November 2015

Small, Realistic & Healthy Habits

Habits Are Hard To Break

Losing weight or getting into a better shape can be extremely challenging to the most of us. Why? Because sticking to a diet or weight loss program often equals a complete lifestyle change. You start to change everything only to later find yourself lapsing back. It’s simply to difficult to make such a change overnight.

We are animals of habits and habits are hard to change because, well, they’re habits. Changing all your habits will soon start feeling oppressive. The minute you have missed that one evening run or turned your cheat meal into a cheat day, you will feel like you are failing. Frustrated you fall back into your old habits, because it just doesn’t make sense.

Get Real & Start Small

Well, how about you don’t immediately go all in. Try to consider a few changes to your lifestyle that will make a difference. Ask yourself on a scale of 1 to 10, how confident are you that you can do that every day for the next two weeks? If you are at least 90% confident then go for it. If not, then maybe you make it yourself a little easier until you just can’t say no.

For instance think about your breakfast. Do you think you could make yourself any of those breakfasts every single day over the next two weeks? No? Think smaller. How about a healthy meal replacement milkshake? Not quite as good as fresh food, but probably a step up over what you currently eat. Still can’t see yourself eating that? How about adding two tablespoons of ground flax seeds to your breakfast? Or some omega 3 fish oil?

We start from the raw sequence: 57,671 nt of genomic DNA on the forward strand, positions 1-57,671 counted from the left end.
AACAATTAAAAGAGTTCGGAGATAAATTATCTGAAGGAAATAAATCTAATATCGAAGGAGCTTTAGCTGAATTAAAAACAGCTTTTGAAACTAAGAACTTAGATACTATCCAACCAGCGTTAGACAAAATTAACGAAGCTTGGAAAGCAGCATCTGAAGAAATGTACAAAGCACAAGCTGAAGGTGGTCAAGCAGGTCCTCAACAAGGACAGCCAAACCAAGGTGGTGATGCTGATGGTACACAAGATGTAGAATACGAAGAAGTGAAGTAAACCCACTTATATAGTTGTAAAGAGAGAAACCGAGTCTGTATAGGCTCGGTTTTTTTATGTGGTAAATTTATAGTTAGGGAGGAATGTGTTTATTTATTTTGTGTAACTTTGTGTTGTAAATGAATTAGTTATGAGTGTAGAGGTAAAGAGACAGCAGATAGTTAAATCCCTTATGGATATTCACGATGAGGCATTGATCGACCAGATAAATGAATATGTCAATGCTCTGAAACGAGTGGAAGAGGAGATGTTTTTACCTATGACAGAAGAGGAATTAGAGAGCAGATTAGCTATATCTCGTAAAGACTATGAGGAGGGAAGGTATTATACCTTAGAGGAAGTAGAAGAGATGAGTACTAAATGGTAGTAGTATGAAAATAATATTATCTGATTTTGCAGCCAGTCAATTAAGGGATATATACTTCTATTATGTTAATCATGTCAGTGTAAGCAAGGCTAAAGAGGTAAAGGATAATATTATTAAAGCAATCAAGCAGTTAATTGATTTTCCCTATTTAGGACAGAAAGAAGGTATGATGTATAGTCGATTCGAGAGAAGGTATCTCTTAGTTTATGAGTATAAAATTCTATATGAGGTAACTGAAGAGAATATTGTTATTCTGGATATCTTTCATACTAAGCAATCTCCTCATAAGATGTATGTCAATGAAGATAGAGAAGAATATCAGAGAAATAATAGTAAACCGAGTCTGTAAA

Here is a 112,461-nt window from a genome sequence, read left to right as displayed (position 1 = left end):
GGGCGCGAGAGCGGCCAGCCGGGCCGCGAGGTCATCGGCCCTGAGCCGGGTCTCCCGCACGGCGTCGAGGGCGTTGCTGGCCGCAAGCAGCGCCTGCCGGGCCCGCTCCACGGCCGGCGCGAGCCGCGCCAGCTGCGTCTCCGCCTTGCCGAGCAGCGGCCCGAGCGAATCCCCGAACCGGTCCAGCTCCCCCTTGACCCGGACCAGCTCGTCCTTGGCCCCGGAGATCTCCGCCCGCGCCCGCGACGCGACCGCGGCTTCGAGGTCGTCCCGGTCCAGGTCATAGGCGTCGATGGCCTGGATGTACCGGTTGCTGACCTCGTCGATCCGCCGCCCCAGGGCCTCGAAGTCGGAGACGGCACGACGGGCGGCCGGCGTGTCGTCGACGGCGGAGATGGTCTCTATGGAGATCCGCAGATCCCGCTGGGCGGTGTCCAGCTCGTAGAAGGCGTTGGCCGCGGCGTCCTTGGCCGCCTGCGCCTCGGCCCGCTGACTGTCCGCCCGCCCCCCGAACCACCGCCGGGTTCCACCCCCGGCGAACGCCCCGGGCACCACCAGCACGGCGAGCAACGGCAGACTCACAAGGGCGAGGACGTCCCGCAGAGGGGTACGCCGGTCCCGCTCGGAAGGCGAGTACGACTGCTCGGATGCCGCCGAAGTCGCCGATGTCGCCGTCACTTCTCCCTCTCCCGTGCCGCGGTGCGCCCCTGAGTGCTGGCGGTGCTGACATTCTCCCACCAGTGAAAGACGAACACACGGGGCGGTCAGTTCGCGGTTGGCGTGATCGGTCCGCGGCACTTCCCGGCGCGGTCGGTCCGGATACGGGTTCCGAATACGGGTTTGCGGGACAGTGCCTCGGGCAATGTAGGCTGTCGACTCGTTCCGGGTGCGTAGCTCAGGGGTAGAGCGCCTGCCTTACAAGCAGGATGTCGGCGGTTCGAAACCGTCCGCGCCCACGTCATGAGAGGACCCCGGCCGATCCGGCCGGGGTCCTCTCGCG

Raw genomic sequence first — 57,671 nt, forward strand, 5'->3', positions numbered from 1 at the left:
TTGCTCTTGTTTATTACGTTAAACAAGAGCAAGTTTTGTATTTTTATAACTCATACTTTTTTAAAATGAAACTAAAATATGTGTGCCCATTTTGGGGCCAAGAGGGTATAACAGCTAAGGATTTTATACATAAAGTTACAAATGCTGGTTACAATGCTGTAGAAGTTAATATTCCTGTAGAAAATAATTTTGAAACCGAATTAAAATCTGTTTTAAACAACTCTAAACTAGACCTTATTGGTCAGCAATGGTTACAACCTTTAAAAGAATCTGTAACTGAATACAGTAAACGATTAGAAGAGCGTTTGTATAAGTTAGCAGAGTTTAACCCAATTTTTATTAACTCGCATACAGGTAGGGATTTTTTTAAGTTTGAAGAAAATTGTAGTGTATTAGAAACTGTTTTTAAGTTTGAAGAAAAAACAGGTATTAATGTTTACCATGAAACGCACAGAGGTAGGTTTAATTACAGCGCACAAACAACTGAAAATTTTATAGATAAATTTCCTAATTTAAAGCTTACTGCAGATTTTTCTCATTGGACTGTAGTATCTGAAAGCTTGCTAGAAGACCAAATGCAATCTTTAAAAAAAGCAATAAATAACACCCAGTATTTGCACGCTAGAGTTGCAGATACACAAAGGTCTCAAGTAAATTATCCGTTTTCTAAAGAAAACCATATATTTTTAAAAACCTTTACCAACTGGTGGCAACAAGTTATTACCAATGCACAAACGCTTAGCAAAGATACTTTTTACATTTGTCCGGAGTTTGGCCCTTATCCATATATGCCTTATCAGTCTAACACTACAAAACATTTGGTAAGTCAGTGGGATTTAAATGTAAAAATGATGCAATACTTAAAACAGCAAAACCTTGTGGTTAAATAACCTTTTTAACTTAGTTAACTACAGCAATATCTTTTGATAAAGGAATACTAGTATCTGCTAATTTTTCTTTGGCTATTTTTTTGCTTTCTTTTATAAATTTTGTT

By simplifying and owning realistic habits that suit fit into your life you will quickly start to feel more confident that you can take on bigger challenges.


Here are a five more habits that you can try to install…

  1. Drink More Water. No, you don’t need to drink 8 glasses of water a day. But how about you try one glass before every meal. Drinking water before your meals has been proven to make you feel more full and eat thus less.
  2. Sleep More. Are you sleeping less than 8 hours a day? Try to sleep an hour more. This will give your body more time to rest and recover.
  3. Eating alone a lot? How about you eat together more often. Have lunch with your colleagues, have dinner with your loved ones. You will find yourself eating better food and more slowly. Check out this article on the Atlantic on why eating together is so important not just to your physical health.
  4. Walk/Bike more. If you live in the city or suburbs you probably either drive a lot or constantly take the public transport. Often we could bike/walk small distances like when running errands or eating lunch during your break. Set yourself a target of what distances you could walk instead of taking your call. You’ll be surprised when you discover what places you can actually reach on foot. Following this can easily save you that 5k run during the week to stay in shape.
  5. Skip Sodas & Juice. Sodas and juices often tend to be full of sugar and empty calories. You can easily replace those beverages with water and lose a ton of weight over time. If you consume a can of coke every day it could easily turn out to save you a few pounds every year. If you consume alcohol, you may also consider replacing your beer, cocktails and longdrinks with healthier choices such as wine and straight spirits (or maybe forego them altogether!).

Whatever you do, start with small achievable habits. You may slip. Nobody is perfect. Just think hard about why you slipped and get back on board. Good luck!